A wildfire that started Thursday has now destroyed an estimated of more than 1,200 hectares of the mountains of Turrubares, west of San José. This includes 300 hectares of protected lands, the Firefighters’ Corps reported.
Smoke columns throughout the weekend affected visibility for motorists traveling along various stretches of Route 27, the main highway connecting the capital, San José, and the Pacific province of Puntarenas.
Firefighters’ Corps operations director Luis Salas said in a news release that nearly 100 firefighters and volunteers managed to control some 75 percent of the fire on Sunday.
Salas said a decrease in the intensity of winds allowed them to control most of the fire.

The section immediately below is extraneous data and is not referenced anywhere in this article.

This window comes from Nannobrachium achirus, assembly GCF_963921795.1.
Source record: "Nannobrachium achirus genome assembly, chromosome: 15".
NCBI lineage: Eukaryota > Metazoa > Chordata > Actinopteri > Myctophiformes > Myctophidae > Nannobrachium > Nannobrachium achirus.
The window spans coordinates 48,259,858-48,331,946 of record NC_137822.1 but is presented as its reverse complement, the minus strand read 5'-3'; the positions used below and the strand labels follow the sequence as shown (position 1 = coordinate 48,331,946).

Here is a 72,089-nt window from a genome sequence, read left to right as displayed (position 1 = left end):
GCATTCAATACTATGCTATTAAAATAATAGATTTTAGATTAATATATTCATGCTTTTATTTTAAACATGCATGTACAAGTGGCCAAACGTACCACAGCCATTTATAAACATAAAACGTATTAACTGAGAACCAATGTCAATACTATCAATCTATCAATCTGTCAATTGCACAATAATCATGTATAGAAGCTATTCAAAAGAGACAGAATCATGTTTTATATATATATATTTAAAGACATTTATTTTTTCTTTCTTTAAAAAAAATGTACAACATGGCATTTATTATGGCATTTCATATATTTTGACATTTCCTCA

On Sunday evening, they had already controlled most of the area; the blazes advanced towards Tárcoles River, where the wildfire died out.
Firefighters resumed work on Monday, looking for ongoing hotspots and beginning to inspect the area using drones.
The areas consumed were mostly pastureland and secondary forest. Large sections of the destroyed areas were habitats of various species such as raccoons, coatis, deers, tapirs, lowland pacas and turtles, among others.
National University’s Veterinary Hospital reported on its Facebook profile that it had received a number of felines, deers, monkeys and other animals with burns.
Turrubares is one of San José’s least populated cantons. Most of the region consists of five protected areas, some of which are also popular tourist destinations. The most important of these is the Carara National Park; other reserves in the region protect significant populations of red macaws.